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Caribbean Pleasure Industry: Tourism, Sexuality, and AIDS in the Dominican Republic

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In recent years, the economy of the Caribbean has become almost completely dependent on international tourism. And today one of the chief ways that foreign visitors there seek pleasure is through prostitution. While much has been written on the female sex workers who service these tourists, Caribbean Pleasure Industry shifts the focus onto the men. Drawing on his groundbre In recent years, the economy of the Caribbean has become almost completely dependent on international tourism. And today one of the chief ways that foreign visitors there seek pleasure is through prostitution. While much has been written on the female sex workers who service these tourists, Caribbean Pleasure Industry shifts the focus onto the men. Drawing on his groundbreaking ethnographic research in the Dominican Republic, Mark Padilla discovers a complex world where the global political and economic impact of tourism has led to shifting sexual identities, growing economic pressures, and new challenges for HIV prevention. In fluid prose, Padilla analyzes men who have sex with male tourists, yet identify themselves as “normal” heterosexual men and struggle to maintain this status within their relationships with wives and girlfriends. Padilla’s exceptional ability to describe the experiences of these men will interest anthropologists, but his examination of bisexuality and tourism as much-neglected factors in the HIV/AIDS epidemic makes this book essential to anyone concerned with health and sexuality in the Caribbean or beyond.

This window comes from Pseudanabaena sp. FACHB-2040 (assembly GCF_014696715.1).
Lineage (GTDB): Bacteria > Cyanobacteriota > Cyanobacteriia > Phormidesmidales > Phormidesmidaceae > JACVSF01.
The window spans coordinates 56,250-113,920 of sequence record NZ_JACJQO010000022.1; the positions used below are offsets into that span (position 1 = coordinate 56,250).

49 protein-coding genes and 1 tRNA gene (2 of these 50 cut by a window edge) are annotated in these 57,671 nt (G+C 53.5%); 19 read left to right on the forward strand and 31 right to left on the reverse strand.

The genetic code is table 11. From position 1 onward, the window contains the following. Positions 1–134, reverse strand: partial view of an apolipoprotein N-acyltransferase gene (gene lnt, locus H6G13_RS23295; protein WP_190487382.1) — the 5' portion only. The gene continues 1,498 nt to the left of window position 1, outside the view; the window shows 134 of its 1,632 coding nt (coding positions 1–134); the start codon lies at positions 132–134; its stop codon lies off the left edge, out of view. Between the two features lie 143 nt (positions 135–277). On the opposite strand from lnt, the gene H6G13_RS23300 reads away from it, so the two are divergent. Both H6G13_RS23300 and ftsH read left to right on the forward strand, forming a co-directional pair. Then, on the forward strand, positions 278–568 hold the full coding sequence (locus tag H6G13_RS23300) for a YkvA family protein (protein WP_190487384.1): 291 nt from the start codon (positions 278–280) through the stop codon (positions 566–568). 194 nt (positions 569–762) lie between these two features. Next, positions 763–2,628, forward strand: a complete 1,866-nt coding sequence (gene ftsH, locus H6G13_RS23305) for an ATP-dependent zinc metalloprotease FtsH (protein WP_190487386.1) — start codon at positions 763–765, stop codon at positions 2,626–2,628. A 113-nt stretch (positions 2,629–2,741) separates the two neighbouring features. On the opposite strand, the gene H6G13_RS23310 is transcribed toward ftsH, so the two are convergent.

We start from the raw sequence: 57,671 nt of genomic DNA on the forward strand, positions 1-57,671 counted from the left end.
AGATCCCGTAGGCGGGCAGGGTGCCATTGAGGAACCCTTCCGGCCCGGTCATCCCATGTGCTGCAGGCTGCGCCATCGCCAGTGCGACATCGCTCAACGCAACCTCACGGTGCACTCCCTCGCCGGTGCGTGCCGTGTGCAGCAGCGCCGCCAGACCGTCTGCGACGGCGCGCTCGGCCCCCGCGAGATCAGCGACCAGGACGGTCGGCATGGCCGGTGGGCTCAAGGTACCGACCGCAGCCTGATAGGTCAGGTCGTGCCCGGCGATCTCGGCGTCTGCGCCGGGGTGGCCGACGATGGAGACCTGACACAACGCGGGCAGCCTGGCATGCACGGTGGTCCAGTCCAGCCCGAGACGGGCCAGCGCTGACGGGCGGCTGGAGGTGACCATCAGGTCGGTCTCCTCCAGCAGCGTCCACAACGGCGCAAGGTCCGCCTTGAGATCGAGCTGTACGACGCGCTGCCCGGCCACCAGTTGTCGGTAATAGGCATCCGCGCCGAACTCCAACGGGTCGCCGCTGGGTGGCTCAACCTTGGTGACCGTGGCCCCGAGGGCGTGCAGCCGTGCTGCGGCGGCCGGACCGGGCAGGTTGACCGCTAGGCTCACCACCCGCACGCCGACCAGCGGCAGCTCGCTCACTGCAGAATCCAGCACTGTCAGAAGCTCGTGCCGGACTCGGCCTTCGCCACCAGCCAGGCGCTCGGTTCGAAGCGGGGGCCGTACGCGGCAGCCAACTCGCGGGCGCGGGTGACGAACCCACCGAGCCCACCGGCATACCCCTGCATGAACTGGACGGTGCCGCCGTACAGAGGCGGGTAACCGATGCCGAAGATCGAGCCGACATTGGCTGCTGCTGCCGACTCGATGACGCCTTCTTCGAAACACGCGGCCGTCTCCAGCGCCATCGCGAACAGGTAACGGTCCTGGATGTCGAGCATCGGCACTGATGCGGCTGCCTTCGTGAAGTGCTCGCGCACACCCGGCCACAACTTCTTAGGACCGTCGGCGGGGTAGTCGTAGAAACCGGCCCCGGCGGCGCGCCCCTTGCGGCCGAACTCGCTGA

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In recent years, the economy of the Caribbean has become almost completely dependent on international tourism. And today one of the chief ways that foreign visitors there seek pleasure is through prostitution. While much has been written on the female sex workers who service these tourists, Caribbean Pleasure Industry shifts the focus onto the men. Drawing on his groundbre In recent years, the economy of the Caribbean has become almost completely dependent on international tourism. And today one of the chief ways that foreign visitors there seek pleasure is through prostitution. While much has been written on the female sex workers who service these tourists, Caribbean Pleasure Industry shifts the focus onto the men. Drawing on his groundbreaking ethnographic research in the Dominican Republic, Mark Padilla discovers a complex world where the global political and economic impact of tourism has led to shifting sexual identities, growing economic pressures, and new challenges for HIV prevention. In fluid prose, Padilla analyzes men who have sex with male tourists, yet identify themselves as “normal” heterosexual men and struggle to maintain this status within their relationships with wives and girlfriends. Padilla’s exceptional ability to describe the experiences of these men will interest anthropologists, but his examination of bisexuality and tourism as much-neglected factors in the HIV/AIDS epidemic makes this book essential to anyone concerned with health and sexuality in the Caribbean or beyond.

30 review for Caribbean Pleasure Industry: Tourism, Sexuality, and AIDS in the Dominican Republic

  1. 4 out of 5

    Sonia